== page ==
Basic Psychology, History Of Psychology

Sigmund Freud – The Father of Psychoanalysis

A renowned psychologist, physiologist and great thinker during the early 20th century, Sigmund Freud is referred to as the father of psychoanalysis. He formulated several theories throughout his lifetime including the concepts of infantile sexuality, repression and the unconscious mind. Freud also explored on the structure of the mind, and developed a therapeutic framework that intends to understand and treat disturbing mental issues. Freud’s aim was to establish a ‘scientific psychology’ and his wish was to achieve this by applying to psychology the same principles of causality as were at that time considered valid in physics and chemistry. With the scope of his studies and impact of his theories on the modern world’s concept of psychoanalysis, it is evident that much of these principles are rooted from the original works of Freud, although his theories have often become the subject of controversy among scholars.

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Freud was the most influential intellectual legislator of his age. His creation of psychoanalysis was at once a theory of the human psyche, a therapy for the relief of its ills, and an optic for the interpretation of culture and society. Despite repeated criticisms, attempted refutations, and qualifications of Freud’s work, its spell remained powerful well after his death and in fields far removed from psychology as it is narrowly defined.

Freud’s life in a nutshell

800px-AmaliaFreud1856-Sigismund (later changed to Sigmund) Freud was born on 6 May 1856 in Freiberg,Moravia (now Pribor in the Czech Republic). His father was a merchant. The family moved to Leipzig and then settled in Vienna, where Freud was educated. Freud’s family were Jewish but he was himself non-practising.

1873-Freud began to study medicine at the University of Vienna. After graduating, he worked at the Vienna General Hospital. He collaborated with Josef Breuer in treating hysteria by the recall of painful experiences under hypnosis.

47230751.jpg1885-Freud went to Paris as a student of the neurologist Jean Charcot. On his return to Vienna the following year, Freud set up in private practice, specialising in nervous and brain disorders. The same year he married Martha Bernays, with whom he had six children.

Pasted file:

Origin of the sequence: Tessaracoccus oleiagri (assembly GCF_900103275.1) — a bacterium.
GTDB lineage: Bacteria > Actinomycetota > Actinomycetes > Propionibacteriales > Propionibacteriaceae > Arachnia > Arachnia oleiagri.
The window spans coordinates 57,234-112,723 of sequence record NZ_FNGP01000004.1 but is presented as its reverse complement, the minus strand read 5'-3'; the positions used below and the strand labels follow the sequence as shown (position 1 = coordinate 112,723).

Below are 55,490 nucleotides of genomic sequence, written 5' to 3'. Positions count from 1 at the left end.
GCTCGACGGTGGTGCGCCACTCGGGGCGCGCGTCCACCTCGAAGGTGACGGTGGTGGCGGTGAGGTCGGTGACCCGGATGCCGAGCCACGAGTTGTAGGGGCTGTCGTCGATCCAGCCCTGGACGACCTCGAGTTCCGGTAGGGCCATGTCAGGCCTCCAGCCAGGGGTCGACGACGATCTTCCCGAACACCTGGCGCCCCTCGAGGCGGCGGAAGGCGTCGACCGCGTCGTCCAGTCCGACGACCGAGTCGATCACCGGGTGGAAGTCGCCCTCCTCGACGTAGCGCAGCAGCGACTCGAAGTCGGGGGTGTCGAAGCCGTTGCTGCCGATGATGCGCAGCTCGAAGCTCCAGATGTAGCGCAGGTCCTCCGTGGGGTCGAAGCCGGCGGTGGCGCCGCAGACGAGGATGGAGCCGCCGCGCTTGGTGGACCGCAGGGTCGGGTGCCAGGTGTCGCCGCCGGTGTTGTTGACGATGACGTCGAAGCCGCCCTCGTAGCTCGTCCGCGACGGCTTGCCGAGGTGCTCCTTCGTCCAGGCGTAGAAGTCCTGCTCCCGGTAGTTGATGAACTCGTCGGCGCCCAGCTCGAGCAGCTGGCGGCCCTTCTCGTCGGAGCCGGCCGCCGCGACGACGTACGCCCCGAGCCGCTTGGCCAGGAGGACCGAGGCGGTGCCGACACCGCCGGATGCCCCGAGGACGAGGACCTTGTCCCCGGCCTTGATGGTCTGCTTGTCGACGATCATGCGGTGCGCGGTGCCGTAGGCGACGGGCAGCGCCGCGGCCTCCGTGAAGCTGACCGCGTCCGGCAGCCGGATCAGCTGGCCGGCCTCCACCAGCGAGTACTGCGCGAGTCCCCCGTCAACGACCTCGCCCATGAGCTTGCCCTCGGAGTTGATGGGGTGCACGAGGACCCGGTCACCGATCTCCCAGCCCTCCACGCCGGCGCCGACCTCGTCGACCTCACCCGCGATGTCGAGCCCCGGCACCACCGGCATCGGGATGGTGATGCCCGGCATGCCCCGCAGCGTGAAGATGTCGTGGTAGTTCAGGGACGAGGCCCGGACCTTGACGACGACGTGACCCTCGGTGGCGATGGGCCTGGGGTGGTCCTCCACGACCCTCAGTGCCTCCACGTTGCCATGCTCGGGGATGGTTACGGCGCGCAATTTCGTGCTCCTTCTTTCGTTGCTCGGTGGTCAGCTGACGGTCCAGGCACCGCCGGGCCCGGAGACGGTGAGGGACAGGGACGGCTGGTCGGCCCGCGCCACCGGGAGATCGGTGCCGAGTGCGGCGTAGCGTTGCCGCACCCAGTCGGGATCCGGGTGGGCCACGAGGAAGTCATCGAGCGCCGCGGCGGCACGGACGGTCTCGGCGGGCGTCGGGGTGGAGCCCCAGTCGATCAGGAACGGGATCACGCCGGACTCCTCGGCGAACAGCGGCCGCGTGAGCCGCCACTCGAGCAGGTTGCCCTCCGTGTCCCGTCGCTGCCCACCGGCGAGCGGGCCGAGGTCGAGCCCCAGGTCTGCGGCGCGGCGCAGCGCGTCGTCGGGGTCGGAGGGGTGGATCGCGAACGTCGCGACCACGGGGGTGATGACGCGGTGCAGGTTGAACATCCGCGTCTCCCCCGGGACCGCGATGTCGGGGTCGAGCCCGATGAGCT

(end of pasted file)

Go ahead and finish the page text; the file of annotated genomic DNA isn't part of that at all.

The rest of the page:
1897-Freud developed the theory that humans have an unconscious in which sexual and aggressive impulses are in perpetual conflict for supremacy with the defences against them. In 1897,he began an intensive analysis of himself.

1900-his major work ‘The Interpretation of Dreams’ was published in which Freud    analysed dreams in terms of unconscious desires and experiences.

1902-Freud was appointed as Professor of Neuropathology at the University of Vienna, a post he held until 1938.

1910-Although the medical establishment disagreed with many of his theories, a group of pupils and followers began to gather around Freud. In 1910, the International Psychoanalytic Association was founded with Carl Jung, a close associate of Freud’s, as the president. Jung later broke with Freud and developed his own theories.

1923After World War One, Freud spent less time in clinical observation and concentrated on the application of his theories to history, art, literature and anthropology. In 1923, he published ‘The Ego and the Id’, which suggested a new structural model of the mind, divided into the ‘id, the ‘ego’ and the ‘superego’.

1933-the Nazis publicly burnt a number of Freud’s books.

1938-shortly after the Nazis annexed Austria, Freud left Vienna for London with his wife and daughter Anna.

1923-Freud had been diagnosed with cancer of the jaw in 1923, and underwent more than 30 operations.

1939He died of cancer on 23 September 1939.

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